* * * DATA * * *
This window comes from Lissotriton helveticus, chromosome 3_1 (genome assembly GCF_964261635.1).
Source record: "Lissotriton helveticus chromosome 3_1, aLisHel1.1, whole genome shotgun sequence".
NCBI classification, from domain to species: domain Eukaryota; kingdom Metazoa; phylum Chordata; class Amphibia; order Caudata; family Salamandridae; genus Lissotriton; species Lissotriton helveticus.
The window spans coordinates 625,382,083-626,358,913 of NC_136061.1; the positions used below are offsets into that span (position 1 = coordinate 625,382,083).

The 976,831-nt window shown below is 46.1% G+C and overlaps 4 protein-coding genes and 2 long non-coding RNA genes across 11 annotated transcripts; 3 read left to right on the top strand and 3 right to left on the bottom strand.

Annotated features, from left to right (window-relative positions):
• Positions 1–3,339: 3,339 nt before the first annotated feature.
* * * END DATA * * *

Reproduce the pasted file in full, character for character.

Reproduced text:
This window comes from Lissotriton helveticus, chromosome 3_1 (genome assembly GCF_964261635.1).
Source record: "Lissotriton helveticus chromosome 3_1, aLisHel1.1, whole genome shotgun sequence".
NCBI classification, from domain to species: domain Eukaryota; kingdom Metazoa; phylum Chordata; class Amphibia; order Caudata; family Salamandridae; genus Lissotriton; species Lissotriton helveticus.
The window spans coordinates 625,382,083-626,358,913 of NC_136061.1; the positions used below are offsets into that span (position 1 = coordinate 625,382,083).

The 976,831-nt window shown below is 46.1% G+C and overlaps 4 protein-coding genes and 2 long non-coding RNA genes across 11 annotated transcripts; 3 read left to right on the top strand and 3 right to left on the bottom strand.

Annotated features, from left to right (window-relative positions):
• Positions 1–3,339: 3,339 nt before the first annotated feature.